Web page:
How do you tell them the war is over? Maybe that's where this Youtube comes in?

Monday, March 21, 2011

Reviewing Pi Day

Followup writing:
Pi Day Ideas (Math Forum)

Friday, March 18, 2011

Useful Speech

Dark Ages

Related writing:
Posting to math-teach @ Math Forum, 11 April 2011

Sunday, March 13, 2011

Pycon 2011

Using Python in Education? Contribute to our brochure!

Tomorrow is Pi Day!

Tuesday, March 08, 2011

Adventures in Philadelphia

Twas my good fortune to join with the Ben Franklin Thinking Society the other morning, just two blocks from my hotel (Club Quarters). The topic was education reform, and we came from many walks of life.

One of our number was a psychiatrist who'd worked with some of the roughest kids, like that boy who'd witnessed a murder, heard gun shots at night, and slept with a knife under his pillow while shivering with fear. He forgot to take it out of his day pack, and when school authorities found it, expulsion was the only bureaucratically mandated solution. Yet this kid was a victim, not some perpetrator / bully. This scenario gets repeated endlessly.

To me, that analysis seemed highly nationalistic at first, with pronouns to suit. I heard a lot of "we" and "them", though when I pointed this out, many were quick to signal their allegiance to homo sapiens in general.

Chris Fearnley and I then meandered on through the Drexel University campus (from where the Math Forum is hosted) to a coffee shop, to continue our somewhat random discussion. Neither one of us had proper rain gear, and so made our way back by jumping from one overhang or doorway to another. Back at my hotel, we talked about global data and Hans Rosling. Coincidentally, the guy was on CNN just a few hours later, on Fareed Zakaria's show.

Drexel Dragon

My airplane trip back was the next day. I took SEPTA from Suburban Station (in the heart of downtown), direct to the airport. I enjoy flying Southwest. No seating by class, just first come first serve (in terms of when your boarding pass was printed). At lunch today, Stockton seemed to know a lot about their management philosophy.

Both directions, I read the O'Reilly book Statistics in a Nutshell. What's interesting to me is the examples that get chosen. Nothing too controversial. The usual stuff about "IQ". Yes, cigs cause lung cancer, and legal drugs lead to problems or maybe it's the other way around, or was it illegal drugs?

How many people think we should put the coke back in Coke (in small amounts)? It'd probably have to be a bar brand. Speaking of which, I sipped alcohol (Dewer's) on the first leg for $5 (Philly to Denver), then stuck to ginger ale and water on the final hop to Rose City. I was so immersed in a book on Git, the version control system, that I missed my Hollywood stop, had to back track from Lloyd Center.

Tara managed well in my absence. Our house guest, LW, a free schooler and beneficiary of our Quaker family scholarship, is continuing to work hard on her music, has really mastered R2 (her drum machine). Why are USB to MIDI cables so expensive and hard to find in this neighborhood?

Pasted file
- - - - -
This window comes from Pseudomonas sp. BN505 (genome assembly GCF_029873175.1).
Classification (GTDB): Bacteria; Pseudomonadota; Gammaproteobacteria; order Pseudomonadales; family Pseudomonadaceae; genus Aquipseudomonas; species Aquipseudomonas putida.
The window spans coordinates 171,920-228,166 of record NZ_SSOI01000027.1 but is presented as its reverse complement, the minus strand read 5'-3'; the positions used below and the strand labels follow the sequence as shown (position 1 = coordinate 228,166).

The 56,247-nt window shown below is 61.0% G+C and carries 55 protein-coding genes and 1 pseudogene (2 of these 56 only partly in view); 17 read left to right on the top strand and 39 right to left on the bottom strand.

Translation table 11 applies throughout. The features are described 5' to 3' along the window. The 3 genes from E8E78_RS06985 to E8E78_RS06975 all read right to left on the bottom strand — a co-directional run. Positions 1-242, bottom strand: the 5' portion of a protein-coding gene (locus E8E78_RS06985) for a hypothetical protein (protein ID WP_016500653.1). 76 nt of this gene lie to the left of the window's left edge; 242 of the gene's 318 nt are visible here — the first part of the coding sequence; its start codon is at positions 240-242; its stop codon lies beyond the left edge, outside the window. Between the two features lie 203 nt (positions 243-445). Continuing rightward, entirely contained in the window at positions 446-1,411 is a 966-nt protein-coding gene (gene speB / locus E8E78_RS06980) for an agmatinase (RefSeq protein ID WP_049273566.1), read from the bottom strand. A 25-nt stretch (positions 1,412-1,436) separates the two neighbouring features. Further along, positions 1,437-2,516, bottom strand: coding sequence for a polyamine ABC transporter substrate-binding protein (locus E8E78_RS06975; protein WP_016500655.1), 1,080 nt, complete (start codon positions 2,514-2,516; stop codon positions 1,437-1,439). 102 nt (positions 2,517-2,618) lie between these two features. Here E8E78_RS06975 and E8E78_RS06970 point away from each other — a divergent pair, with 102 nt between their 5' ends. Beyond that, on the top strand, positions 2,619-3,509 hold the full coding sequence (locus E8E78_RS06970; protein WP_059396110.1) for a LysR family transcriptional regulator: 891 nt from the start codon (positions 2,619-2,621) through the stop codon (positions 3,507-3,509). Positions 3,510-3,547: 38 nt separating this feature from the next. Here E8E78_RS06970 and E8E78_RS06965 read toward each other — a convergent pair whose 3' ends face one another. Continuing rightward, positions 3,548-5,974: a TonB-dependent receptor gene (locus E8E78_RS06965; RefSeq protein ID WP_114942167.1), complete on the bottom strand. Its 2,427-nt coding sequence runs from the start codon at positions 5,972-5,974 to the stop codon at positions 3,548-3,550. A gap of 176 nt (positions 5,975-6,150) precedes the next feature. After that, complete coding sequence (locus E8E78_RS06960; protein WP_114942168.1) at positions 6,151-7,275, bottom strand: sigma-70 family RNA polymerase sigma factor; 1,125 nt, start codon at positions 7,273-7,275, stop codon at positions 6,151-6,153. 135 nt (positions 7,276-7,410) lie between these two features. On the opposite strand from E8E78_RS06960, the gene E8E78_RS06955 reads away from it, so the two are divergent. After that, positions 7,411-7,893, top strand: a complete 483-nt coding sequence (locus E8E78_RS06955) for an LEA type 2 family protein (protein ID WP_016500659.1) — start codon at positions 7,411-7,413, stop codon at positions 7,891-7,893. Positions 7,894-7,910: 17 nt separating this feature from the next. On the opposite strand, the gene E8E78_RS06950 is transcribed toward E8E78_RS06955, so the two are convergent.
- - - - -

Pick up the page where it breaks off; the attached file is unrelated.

Saturday, March 05, 2011

Note to Wanderers

[ originally posted to the Wanderers list ]

Greetings Wanderers --

I'm in the "Quaker Vatican" as some wryly refer to this place, Friends Center in Philadelphia.

Over lunch we (those at our table) talked some about how this myth, that slavery is a thing of the past, needs to be exploded. Human trafficking and forced labor without rights are commonplace, including in North America.

Slavery is alive and well.

That's important to acknowledge in Quakerdom, which has specialized in fighting slavery over the centuries. Our work is not done -- far from it.

Here's a blog post, FYI:

You'll notice I refer to the "criminal syndicates" behind nuclear weapons stockpiling, testing and proliferation. This is a logical extrapolation of the Linus Pauling philosophy (to identify such WMD production as criminal activity -- a tautology really).

Yes, much engineering is of a criminal nature (obviously), but then much engineering is vitally life-supportive.

I think of medical science as another kind of engineering, shifting the meanings as usual. I see no reason to talk the way everyone else does, somewhat unthinkingly.

Per my remarks on "climate change", I don't buy the idea of "climate" either, as long as there's any question whatsoever about whether humans have drastically altered it. Of course they have. Just look out any airplane window.

We have an ecosystem, a biosphere. Distilling everything to a debate about global temperature is mind-numbing (and deliberately so, I'd argue, a trend encouraged by those who gain by narrowing the discourse).

Likewise our definition of "torture" is corrupt, if it neglects to include slow death by starvation as one of its forms. Malign neglect of the starving is effectively a pro-torture position.

[ funny story: the neighbors started referring to the building on Stark Street as "the torture church" thanks to this sign, subsequently removed ].

On Sunday I get to attend a meeting of the Ben Franklin Thinking Society.


Tuesday, March 01, 2011

Chatter Box

Gotta head over to Fred's soon for bread, a lunch standard (PB&J). Koski: to call. File: FZ. Here at Glennspad (wifi) having checked out newest version of Global Matrix Studio in DS on Asylum Ave.

Worked through a queue, basic inbox. I used to do GST in terms of PWSs (personal workspaces) with two credit wheels, like the ends of a cylinder. Inputs and outputs. In between: value added.

I've uploaded some pix from Sonoma, now turning my gaze to the Far East (Philly). The Middle East is like Reno.

FNB tonight: talked to some cycling genius who'd biked his way across North America. Road quality varies a lot between states and counties.

Sonoma, with an abundance of pavement, is seriously planning on letting a lot of its road bed go back to like gravel. All that asphalt was unsustainable. No, not a bluff, a change in land use.

Hard to find a way over the Mississippi in a bicycle. Go north to Kentucky, just over the border. Otherwise it's all freeways, pandering to the dominant paradigm.

One of Barry's friends is buying a Tesla.

Good catching up with LT this afternoon, thanks to T (Cleveland) having left her calculator somewhere on the ski trip. One of hers goes to Grant. T got to sit with Khafourys at the dinner for Brian Greene (who was tightly scheduled, reports Glenn).

SB in AK yet? Talked with RS. Heading out for that bread now.